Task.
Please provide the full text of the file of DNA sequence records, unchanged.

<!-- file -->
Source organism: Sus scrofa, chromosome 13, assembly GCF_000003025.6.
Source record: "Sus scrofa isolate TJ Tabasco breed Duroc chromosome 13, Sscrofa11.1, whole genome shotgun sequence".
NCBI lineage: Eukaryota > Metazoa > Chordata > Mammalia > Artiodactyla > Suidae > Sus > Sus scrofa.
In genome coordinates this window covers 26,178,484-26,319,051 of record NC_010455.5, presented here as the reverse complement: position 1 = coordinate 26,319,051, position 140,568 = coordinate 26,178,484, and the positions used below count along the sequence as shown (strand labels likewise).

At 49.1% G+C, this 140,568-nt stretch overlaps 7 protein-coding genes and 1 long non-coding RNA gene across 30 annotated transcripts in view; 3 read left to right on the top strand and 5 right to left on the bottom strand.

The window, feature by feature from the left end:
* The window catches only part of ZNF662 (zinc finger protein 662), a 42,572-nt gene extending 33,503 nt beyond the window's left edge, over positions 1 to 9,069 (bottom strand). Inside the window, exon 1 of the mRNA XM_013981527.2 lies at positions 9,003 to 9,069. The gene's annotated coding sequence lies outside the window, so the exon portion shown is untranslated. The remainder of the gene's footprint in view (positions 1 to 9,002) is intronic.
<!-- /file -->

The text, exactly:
Source organism: Sus scrofa, chromosome 13, assembly GCF_000003025.6.
Source record: "Sus scrofa isolate TJ Tabasco breed Duroc chromosome 13, Sscrofa11.1, whole genome shotgun sequence".
NCBI lineage: Eukaryota > Metazoa > Chordata > Mammalia > Artiodactyla > Suidae > Sus > Sus scrofa.
In genome coordinates this window covers 26,178,484-26,319,051 of record NC_010455.5, presented here as the reverse complement: position 1 = coordinate 26,319,051, position 140,568 = coordinate 26,178,484, and the positions used below count along the sequence as shown (strand labels likewise).

At 49.1% G+C, this 140,568-nt stretch overlaps 7 protein-coding genes and 1 long non-coding RNA gene across 30 annotated transcripts in view; 3 read left to right on the top strand and 5 right to left on the bottom strand.

The window, feature by feature from the left end:
* The window catches only part of ZNF662 (zinc finger protein 662), a 42,572-nt gene extending 33,503 nt beyond the window's left edge, over positions 1 to 9,069 (bottom strand). Inside the window, exon 1 of the mRNA XM_013981527.2 lies at positions 9,003 to 9,069. The gene's annotated coding sequence lies outside the window, so the exon portion shown is untranslated. The remainder of the gene's footprint in view (positions 1 to 9,002) is intronic.